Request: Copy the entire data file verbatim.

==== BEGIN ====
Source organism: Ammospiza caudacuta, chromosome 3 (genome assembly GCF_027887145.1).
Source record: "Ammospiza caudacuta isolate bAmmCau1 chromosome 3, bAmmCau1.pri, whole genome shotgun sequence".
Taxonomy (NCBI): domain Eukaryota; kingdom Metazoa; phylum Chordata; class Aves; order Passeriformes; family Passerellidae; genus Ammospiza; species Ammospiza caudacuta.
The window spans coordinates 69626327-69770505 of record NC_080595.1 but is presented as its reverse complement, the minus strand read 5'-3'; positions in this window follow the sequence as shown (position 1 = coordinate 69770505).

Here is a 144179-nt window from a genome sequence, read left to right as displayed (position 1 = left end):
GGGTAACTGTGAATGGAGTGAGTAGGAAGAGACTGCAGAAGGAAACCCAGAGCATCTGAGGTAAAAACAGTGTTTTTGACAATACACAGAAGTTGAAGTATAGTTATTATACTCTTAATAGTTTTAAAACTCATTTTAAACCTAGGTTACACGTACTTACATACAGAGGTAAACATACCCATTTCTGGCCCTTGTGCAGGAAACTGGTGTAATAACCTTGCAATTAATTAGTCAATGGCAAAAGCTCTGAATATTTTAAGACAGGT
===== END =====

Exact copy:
Source organism: Ammospiza caudacuta, chromosome 3 (genome assembly GCF_027887145.1).
Source record: "Ammospiza caudacuta isolate bAmmCau1 chromosome 3, bAmmCau1.pri, whole genome shotgun sequence".
Taxonomy (NCBI): domain Eukaryota; kingdom Metazoa; phylum Chordata; class Aves; order Passeriformes; family Passerellidae; genus Ammospiza; species Ammospiza caudacuta.
The window spans coordinates 69626327-69770505 of record NC_080595.1 but is presented as its reverse complement, the minus strand read 5'-3'; positions in this window follow the sequence as shown (position 1 = coordinate 69770505).

Here is a 144179-nt window from a genome sequence, read left to right as displayed (position 1 = left end):
GGGTAACTGTGAATGGAGTGAGTAGGAAGAGACTGCAGAAGGAAACCCAGAGCATCTGAGGTAAAAACAGTGTTTTTGACAATACACAGAAGTTGAAGTATAGTTATTATACTCTTAATAGTTTTAAAACTCATTTTAAACCTAGGTTACACGTACTTACATACAGAGGTAAACATACCCATTTCTGGCCCTTGTGCAGGAAACTGGTGTAATAACCTTGCAATTAATTAGTCAATGGCAAAAGCTCTGAATATTTTAAGACAGGT